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Weekly Pullouts » Haryana Tribune

Posted at: May 12, 2018, 12:50 AM; last updated: May 12, 2018, 12:50 AM (IST)THOUGHTFULLY YOURS

Vote bank politics must not override Constitution

Naveen S Garewal

Some politicians have an uncanny knack of saying something foolish only to retract later once they realise that they have done themselves more harm than good. This is exactly what has happened in Haryana where some right wing groups, with the tacit support of some elements in the government, first encouraged people to take law into their own hands by preventing free citizens of the country from performing namaz and later issued a “farmaan” that namaz should be offered only in mosques and eidgahs. 

Once the damage was done by the utterances of the Chief Minister, the government went into a huddle for course correction and bestowed the rank of Minister of State on Punhana legislator Raheesh Khan with a clear objective to please the Muslims of Southern Haryana. As if the Chief Minister’s blunder was not enough, Health Minister Anil Vij fired another loose cannon saying namaz was only an excuse to usurp the land where it was being offered. So, this should not be allowed at any cost.

Before assuming charge as a minister, everyone is administered an oath to uphold the Constitution of India. But it seems that not many take out time to read the Constitution. To begin with 42nd Amendment to the Constitution added the word secular to the Preamble that reads, “We, the people of India, having solemnly resolved to constitute India into a sovereign socialist secular democratic republic and to secure to all its citizens……..” and ensure for every citizen justice, liberty, equality and fraternity. Further, right to freedom of religion is a fundamental right and is elaborated in Articles 25, 26, 27 and 28 that allows anyone to practise any religion in any manner. Even non-citizens residing in India have the right to follow any religion. It would perhaps be prudent to hold an exam on the Constitution for every aspirant legislator and only those who pass it be allowed to take oath.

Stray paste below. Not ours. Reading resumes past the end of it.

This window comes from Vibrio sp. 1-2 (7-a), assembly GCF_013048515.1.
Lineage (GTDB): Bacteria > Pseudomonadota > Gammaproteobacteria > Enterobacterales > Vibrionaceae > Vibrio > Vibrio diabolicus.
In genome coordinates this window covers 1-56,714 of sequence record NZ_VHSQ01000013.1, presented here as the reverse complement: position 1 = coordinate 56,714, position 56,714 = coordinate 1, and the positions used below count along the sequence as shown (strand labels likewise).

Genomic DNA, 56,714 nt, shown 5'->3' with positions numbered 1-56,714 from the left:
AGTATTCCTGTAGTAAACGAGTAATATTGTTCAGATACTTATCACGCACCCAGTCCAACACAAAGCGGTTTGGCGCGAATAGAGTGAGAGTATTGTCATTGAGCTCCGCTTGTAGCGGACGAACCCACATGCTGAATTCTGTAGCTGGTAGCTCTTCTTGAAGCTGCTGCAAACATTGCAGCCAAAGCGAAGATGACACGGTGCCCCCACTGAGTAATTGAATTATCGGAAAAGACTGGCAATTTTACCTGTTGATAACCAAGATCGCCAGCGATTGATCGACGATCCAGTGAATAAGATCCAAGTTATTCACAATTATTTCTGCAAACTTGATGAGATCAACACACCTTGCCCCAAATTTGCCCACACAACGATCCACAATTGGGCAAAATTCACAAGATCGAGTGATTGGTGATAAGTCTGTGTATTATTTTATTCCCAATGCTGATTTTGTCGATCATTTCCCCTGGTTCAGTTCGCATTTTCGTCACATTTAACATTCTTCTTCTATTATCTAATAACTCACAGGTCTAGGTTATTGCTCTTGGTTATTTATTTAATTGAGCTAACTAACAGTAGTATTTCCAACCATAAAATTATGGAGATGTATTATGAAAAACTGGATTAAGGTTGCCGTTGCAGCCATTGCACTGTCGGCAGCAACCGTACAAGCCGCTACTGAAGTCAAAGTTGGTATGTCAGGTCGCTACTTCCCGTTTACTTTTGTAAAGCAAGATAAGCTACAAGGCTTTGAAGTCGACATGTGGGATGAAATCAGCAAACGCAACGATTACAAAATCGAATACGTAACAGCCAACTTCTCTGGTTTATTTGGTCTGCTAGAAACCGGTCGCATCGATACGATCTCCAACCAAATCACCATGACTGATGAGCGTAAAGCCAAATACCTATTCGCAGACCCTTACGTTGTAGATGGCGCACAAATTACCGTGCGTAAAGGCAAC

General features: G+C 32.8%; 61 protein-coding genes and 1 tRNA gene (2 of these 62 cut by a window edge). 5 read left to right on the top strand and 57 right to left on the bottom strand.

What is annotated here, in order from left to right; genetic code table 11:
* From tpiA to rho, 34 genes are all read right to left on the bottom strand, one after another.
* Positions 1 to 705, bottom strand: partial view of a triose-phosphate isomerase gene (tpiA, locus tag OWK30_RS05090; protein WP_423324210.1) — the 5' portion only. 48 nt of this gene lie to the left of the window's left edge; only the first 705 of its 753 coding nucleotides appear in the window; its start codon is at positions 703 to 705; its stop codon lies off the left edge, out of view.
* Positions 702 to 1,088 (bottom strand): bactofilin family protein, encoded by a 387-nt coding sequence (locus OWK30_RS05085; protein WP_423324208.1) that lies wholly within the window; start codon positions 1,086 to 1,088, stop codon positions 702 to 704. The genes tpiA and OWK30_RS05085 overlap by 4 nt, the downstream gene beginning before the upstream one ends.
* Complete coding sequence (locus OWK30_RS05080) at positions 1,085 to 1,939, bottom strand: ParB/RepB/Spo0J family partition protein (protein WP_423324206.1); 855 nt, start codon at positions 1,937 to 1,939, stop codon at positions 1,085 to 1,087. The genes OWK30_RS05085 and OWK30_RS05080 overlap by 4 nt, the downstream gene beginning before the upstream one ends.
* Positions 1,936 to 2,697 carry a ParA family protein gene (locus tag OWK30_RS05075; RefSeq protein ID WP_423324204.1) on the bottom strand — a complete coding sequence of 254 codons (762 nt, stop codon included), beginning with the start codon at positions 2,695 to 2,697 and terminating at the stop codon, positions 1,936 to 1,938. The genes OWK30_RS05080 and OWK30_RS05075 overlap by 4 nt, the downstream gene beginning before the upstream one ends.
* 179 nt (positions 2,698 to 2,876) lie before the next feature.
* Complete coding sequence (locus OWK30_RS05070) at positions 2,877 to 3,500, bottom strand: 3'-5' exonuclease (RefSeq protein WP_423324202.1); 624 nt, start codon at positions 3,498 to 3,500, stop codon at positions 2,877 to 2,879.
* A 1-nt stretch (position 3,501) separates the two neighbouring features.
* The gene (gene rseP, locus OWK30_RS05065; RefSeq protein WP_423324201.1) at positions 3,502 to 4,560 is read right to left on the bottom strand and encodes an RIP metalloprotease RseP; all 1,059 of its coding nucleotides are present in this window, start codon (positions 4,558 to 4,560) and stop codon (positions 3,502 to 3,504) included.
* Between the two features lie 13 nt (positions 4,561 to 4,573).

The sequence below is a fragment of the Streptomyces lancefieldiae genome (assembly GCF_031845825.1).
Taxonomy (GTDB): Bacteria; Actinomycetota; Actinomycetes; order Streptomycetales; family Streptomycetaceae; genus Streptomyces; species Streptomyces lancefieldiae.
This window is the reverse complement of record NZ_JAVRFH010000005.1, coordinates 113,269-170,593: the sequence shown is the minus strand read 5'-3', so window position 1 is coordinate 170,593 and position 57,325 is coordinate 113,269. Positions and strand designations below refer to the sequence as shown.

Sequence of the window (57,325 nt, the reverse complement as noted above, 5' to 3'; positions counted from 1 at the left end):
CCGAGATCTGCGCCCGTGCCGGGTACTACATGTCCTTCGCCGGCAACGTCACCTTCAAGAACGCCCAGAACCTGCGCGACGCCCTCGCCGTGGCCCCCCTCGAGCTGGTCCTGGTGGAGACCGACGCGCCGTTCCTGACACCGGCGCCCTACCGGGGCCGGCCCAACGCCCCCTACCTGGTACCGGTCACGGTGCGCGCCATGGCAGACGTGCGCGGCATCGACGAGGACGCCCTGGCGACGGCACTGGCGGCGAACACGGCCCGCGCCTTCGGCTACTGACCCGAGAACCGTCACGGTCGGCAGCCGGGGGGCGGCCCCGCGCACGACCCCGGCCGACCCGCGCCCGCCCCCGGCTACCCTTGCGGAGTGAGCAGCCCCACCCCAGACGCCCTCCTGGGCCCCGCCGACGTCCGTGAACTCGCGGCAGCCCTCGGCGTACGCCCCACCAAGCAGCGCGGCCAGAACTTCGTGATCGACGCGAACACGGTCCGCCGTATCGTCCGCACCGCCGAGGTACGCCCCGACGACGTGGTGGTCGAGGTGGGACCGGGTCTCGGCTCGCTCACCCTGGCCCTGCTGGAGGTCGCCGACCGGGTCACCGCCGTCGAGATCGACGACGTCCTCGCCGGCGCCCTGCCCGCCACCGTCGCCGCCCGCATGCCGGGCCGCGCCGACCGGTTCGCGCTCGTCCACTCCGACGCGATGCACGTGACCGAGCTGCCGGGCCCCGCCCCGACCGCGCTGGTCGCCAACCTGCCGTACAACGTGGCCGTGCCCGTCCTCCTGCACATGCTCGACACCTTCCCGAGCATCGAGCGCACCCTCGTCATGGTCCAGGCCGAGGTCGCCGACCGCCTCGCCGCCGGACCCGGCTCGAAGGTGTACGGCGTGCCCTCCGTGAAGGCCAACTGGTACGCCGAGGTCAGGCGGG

The utterances of the BJP leaders and right wing activists have vitiated the atmosphere on communal lines at a time when the state is limping back to normalcy after large scale violence on caste divide. Perhaps the ruling party would like to respond to former Congress minister Aftab Ahmed, who argues that if offering namaz on public land is to be prohibited, why not ban Rashtriya Swayamsevak Sangh (RSS) shakhas that are held in public parks. Another opposition leader questions why “jagrans” held on public property, including roads, should not be treated in the same manner as namaz.

There seems to be a well-orchestrated move to polarise the state on one issue or the other ahead of the Parliamentary and Assembly elections scheduled for next year. First Haryana saw the Jat and non-Jat divide following the February 2016 violence and then the sporadic beef episodes and now the namaz controversy.